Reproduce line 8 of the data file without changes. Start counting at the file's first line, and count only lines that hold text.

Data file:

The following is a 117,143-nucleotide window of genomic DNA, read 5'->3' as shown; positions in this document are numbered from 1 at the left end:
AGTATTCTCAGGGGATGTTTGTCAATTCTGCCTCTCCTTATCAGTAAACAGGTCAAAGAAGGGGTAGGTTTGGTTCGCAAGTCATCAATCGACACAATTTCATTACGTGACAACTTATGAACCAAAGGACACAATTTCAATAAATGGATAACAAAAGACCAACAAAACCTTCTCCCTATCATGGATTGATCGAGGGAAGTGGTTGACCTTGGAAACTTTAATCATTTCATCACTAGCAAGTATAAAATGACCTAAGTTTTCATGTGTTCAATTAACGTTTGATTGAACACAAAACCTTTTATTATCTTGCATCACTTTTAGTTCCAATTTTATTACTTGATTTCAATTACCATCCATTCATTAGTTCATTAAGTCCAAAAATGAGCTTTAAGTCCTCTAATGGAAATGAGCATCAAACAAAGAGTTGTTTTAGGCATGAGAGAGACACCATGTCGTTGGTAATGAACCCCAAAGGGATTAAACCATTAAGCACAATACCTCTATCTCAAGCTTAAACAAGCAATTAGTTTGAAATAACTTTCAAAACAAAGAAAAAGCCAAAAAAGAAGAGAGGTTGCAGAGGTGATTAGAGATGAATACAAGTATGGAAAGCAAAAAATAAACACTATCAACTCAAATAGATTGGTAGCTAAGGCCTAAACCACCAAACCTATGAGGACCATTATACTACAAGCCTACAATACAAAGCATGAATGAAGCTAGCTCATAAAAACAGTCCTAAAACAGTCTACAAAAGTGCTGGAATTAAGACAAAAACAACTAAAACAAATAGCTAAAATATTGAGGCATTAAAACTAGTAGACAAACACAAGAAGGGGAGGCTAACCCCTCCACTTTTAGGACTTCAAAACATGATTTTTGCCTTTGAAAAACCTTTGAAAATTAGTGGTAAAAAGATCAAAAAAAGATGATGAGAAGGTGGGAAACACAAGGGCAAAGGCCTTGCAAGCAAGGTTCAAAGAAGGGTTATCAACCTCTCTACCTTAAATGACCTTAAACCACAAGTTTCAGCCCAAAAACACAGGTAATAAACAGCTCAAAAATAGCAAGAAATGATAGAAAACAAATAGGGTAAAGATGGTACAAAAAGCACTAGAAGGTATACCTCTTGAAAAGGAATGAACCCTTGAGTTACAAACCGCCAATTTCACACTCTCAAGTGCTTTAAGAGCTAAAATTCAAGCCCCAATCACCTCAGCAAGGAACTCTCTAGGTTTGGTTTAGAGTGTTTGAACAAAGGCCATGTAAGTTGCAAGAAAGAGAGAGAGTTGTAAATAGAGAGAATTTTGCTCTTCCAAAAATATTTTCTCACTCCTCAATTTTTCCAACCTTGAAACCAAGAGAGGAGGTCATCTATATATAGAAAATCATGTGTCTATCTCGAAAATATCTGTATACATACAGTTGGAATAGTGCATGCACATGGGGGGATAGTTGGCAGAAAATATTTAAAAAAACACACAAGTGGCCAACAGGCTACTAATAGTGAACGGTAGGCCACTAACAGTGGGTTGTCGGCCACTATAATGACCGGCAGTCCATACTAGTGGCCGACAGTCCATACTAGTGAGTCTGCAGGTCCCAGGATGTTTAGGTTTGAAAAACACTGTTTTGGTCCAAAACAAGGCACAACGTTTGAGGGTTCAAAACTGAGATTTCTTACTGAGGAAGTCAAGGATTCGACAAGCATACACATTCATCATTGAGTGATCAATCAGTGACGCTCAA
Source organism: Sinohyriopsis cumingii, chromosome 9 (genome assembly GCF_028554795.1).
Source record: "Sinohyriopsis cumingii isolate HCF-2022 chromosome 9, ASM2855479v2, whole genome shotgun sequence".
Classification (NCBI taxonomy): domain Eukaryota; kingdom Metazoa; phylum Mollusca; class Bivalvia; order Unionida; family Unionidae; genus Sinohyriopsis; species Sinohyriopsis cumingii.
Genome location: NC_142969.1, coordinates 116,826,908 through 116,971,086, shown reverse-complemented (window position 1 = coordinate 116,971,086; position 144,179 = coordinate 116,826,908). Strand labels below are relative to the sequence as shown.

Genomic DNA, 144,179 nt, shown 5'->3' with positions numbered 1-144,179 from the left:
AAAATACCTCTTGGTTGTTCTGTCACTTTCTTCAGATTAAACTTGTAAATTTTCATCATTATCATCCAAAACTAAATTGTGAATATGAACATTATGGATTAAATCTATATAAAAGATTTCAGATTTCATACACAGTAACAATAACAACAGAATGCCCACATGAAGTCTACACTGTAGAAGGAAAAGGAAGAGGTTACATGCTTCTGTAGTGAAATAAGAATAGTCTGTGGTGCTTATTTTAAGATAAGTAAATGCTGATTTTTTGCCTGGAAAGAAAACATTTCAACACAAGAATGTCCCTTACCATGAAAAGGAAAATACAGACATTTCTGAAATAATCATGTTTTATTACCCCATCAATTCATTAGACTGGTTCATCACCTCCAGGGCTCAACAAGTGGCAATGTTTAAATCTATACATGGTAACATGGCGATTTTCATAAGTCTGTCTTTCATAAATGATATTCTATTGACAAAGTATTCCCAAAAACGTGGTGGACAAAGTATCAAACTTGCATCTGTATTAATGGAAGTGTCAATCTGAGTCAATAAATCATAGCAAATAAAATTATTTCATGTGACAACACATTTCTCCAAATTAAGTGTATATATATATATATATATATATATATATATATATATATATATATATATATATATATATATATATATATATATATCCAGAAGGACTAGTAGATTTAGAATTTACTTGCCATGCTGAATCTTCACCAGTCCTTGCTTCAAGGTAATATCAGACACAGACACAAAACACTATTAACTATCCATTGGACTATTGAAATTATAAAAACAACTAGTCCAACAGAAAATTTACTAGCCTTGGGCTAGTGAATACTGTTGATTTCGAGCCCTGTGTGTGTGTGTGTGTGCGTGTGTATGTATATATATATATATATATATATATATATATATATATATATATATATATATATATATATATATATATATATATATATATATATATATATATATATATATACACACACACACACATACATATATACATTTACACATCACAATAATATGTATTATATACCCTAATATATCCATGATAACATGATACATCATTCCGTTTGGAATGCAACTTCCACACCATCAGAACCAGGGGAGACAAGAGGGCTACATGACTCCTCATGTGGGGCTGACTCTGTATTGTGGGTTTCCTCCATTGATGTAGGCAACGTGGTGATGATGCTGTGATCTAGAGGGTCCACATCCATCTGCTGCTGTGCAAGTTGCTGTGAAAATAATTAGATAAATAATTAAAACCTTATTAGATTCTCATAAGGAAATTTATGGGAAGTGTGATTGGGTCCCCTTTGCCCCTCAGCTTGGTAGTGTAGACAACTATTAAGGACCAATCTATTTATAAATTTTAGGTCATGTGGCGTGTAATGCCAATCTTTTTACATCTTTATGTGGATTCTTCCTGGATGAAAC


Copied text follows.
AAAATACCTCTTGGTTGTTCTGTCACTTTCTTCAGATTAAACTTGTAAATTTTCATCATTATCATCCAAAACTAAATTGTGAATATGAACATTATGGATTAAATCTATATAAAAGATTTCAGATTTCATACACAGTAACAATAACAACAGAATGCCCACATGAAGTCTACACTGTAGAAGGAAAAGGAAGAGGTTACATGCTTCTGTAGTGAAATAAGAATAGTCTGTGGTGCTTATTTTAAGATAAGTAAATGCTGATTTTTTGCCTGGAAAGAAAACATTTCAACACAAGAATGTCCCTTACCATGAAAAGGAAAATACAGACATTTCTGAAATAATCATGTTTTATTACCCCATCAATTCATTAGACTGGTTCATCACCTCCAGGGCTCAACAAGTGGCAATGTTTAAATCTATACATGGTAACATGGCGATTTTCATAAGTCTGTCTTTCATAAATGATATTCTATTGACAAAGTATTCCCAAAAACGTGGTGGACAAAGTATCAAACTTGCATCTGTATTAATGGAAGTGTCAATCTGAGTCAATAAATCATAGCAAATAAAATTATTTCATGTGACAACACATTTCTCCAAATTAAGTGTATATATATATATATATATATATATATATATATATATATATATATATATATATATATATATATATATATATATATCCAGAAGGACTAGTAGATTTAGAATTTACTTGCCATGCTGAATCTTCACCAGTCCTTGCTTCAAGGTAATATCAGACACAGACACAAAACACTATTAACTATCCATTGGACTATTGAAATTATAAAAACAACTAGTCCAACAGAAAATTTACTAGCCTTGGGCTAGTGAATACTGTTGATTTCGAGCCCTGTGTGTGTGTGTGTGTGCGTGTGTATGTATATATATATATATATATATATATATATATATATATATATATATATATATATATATATATATATATATATATATATATATATATATATATATATATATACACACACACACACATACATATATACATTTACACATCACAATAATATGTATTATATACCCTAATATATCCATGATAACATGATACATCATTCCGTTTGGAATGCAACTTCCACACCATCAGAACCAGGGGAGACAAGAGGGCTACATGACTCCTCATGTGGGGCTGACTCTGTATTGTGGGTTTCCTCCATTGATGTAGGCAACGTGGTGATGATGCTGTGATCTAGAGGGTCCACATCCATCTGCTGCTGTGCAAGTTGCTGTGAAAATAATTAGATAAATAATTAAAACCTTATTAGATTCTCATAAGGAAATTTATGGGAAGTGTGATTGGGTCCCCTTTGCCCCTCAGCTTGGTAGTGTAGACAACTATTAAGGACCAATCTATTTATAAATTTTAGGTCATGTGGCGTGTAATGCCAATCTTTTTACATCTTTATGTGGATTCTTCCTGGATGAAAC